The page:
• Jason

          As opposed to VW’s offerings, bought by scene kids and hipsters, which have none of the style of BMW’s and none of the fun either.

      • lavardera

        really, I have to wonder if VW is paying these trolls

        • i wish vw paid me

          nah. the mk6 and new mk7 (i prefer mk6) is just that good. i had a 06 r53 for 8 years.. traded for 2013 gti. i actually was forced to buy a new car, because the mini was dying, and i wish i had traded it in sooner. 9000 miles into my 2013 gti… what an enjoyable ride. seriously. i only drive 150 miles a week but those are very fun miles. i wish vw paid me to post this! i come here because i like to revel in nostalgia, i had good times with my cooper s… but vw won this generation of buyers, imo.

        • lavardera


      • Bahahaidiot

        You like big fish mouths instead? And inferior performance?

    • RakSiam

      Of course most people don’t drive their cars on a race track. IMHO the Golf/GTI is ugly. That’s why I wouldn’t buy one. Now if VW ever got their act together and brought the Scirocco over here….

      • Hemisedan

        You hit the nail for me on your post here. Also, the Polo GTI, maybe even the R series, now then VW would have something. VW GTI’s are trio big, to blah, the interior use to be very nice, now it’s one generation behind almost everyone. Then of course, Olga my wife, won’t even look at a VW as she says, talk about a really ugly plain car. That, coming from someone that was born and raised in the land of Lada.

    • darex

      So, what’s your mileage on that new GTI? Are you even cracking the 30s?

      Keep your stripped-out Golf. The F56 is as customizable as anyone could want, and drives like a dream. I recently got 46 mpg on a 500-mile highway trip (500 each way). The seats were awesome. The iDrive was awesome. The quietness of the cabin was awesome, and pretty much everything else, too. The reviewer in the article above is bang-on accurate, so I know that he’s completely legit, having actually driven the F56, just as he says he did. Once I saw the packaging that VW N.A. was offering for the Golf and GTI (e.g. what was missing compared with the offerings in Europe), plus the lack of available manual on upper-trimmed Golfs), I lost all interest. Then, I further read about how crappy the infotainment system is on our Golfs/GTIs. No thanks. Choice is good, VW.

      Love my F56, and have ZERO regrets about having avoided the new Golf/GTI.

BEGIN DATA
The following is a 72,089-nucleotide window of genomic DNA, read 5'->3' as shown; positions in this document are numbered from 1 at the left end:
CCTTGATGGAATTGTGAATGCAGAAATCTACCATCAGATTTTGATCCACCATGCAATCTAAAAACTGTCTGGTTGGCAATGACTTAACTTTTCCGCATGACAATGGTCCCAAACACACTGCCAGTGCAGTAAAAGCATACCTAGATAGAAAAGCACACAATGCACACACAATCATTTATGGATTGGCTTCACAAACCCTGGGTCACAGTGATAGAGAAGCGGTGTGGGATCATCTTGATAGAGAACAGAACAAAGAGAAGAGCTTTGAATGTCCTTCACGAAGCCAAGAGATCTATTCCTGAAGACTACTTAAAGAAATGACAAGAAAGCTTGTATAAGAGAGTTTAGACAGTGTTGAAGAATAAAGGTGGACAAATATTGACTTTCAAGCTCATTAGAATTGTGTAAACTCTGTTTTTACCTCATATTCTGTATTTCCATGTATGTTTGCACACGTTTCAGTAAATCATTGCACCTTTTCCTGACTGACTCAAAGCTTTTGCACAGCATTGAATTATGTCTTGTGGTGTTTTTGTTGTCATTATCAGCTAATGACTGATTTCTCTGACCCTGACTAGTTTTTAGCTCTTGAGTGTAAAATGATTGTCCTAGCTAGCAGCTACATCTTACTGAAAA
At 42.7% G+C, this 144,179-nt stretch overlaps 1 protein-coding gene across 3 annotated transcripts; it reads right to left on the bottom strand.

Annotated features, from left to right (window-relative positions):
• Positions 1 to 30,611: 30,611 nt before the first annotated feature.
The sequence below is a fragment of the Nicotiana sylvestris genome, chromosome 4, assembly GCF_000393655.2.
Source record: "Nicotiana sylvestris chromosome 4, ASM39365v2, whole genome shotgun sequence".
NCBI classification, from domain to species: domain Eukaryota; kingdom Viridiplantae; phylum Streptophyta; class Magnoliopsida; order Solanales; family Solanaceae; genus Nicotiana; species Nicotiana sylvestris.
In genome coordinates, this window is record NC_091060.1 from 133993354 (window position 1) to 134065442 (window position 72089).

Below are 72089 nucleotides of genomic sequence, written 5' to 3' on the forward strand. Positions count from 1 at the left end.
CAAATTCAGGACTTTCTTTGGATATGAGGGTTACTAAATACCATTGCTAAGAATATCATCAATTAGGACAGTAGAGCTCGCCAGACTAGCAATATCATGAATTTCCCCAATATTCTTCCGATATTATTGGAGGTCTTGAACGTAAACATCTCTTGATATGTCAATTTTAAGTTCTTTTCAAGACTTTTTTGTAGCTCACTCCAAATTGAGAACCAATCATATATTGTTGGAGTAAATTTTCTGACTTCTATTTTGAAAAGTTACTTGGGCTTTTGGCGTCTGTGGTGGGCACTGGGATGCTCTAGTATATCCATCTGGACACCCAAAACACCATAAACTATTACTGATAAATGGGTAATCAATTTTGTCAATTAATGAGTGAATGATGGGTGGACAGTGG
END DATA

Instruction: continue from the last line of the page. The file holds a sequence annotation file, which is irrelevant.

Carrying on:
• Ken Valley

    My one word review of my F56 base Cooper:


    And if one does not get the Easy Door Access and Storage Compartment in the trunk then one is cuckoo.

    *owned a R53 and R56 base coopers as well so that is what I am comparing it to.

    • Agree – especially with keyless go standard it’s particularly frustrating to have to get the fob out (or find it) and push a button to open doors.

      • Kevin Bartlett

        After owning a car where you never use the key I completely agree……and at the same time I feel saddened by how lazy I feel now, I mean really is pushing a button on a fob such an inconvenience.

        • I know. I hated even writing that 🙂

        • fishbert

          Hell, I can’t be bothered to reach up and flick the rearview mirror when someone’s got their brights on behind me… or even turn my own headlights on/off anymore. Completely spoiled (and loving it).

  • Jason

    This article pretty much perfectly relays my own F56 Cooper experience after a few thousand miles. It is so much better than previous Justas in every measurable way.

  • Brian D

    I love mini… Just not the price…. Its crazy how a tiny two box car can cost up to 30K. Oh well. I guess I’ll dream of owning a mini but end up owning something more cost conscious like an FiST.

    • Jason

      They certainly don’t have to cost that much. They start at $19k, hardly breaking the bank compared to their peers.

  • Rob Mx

    “as we take delivery of another version late this week.” … Can you give us quick infor on the incoming version? equipment? options? engine? 😀

  • fishbert

    Maybe one of these days I’ll be able to test drive the new model. But alas, those “superb” sport seats just plain don’t work for fat people.

    The car got bigger, but the seat got smaller. It’s like a bad joke played on the North American customer base.

    • JeffH

      Agreed. I am under 180 pounds, and those were really tight on me. I would opt for the normal seats.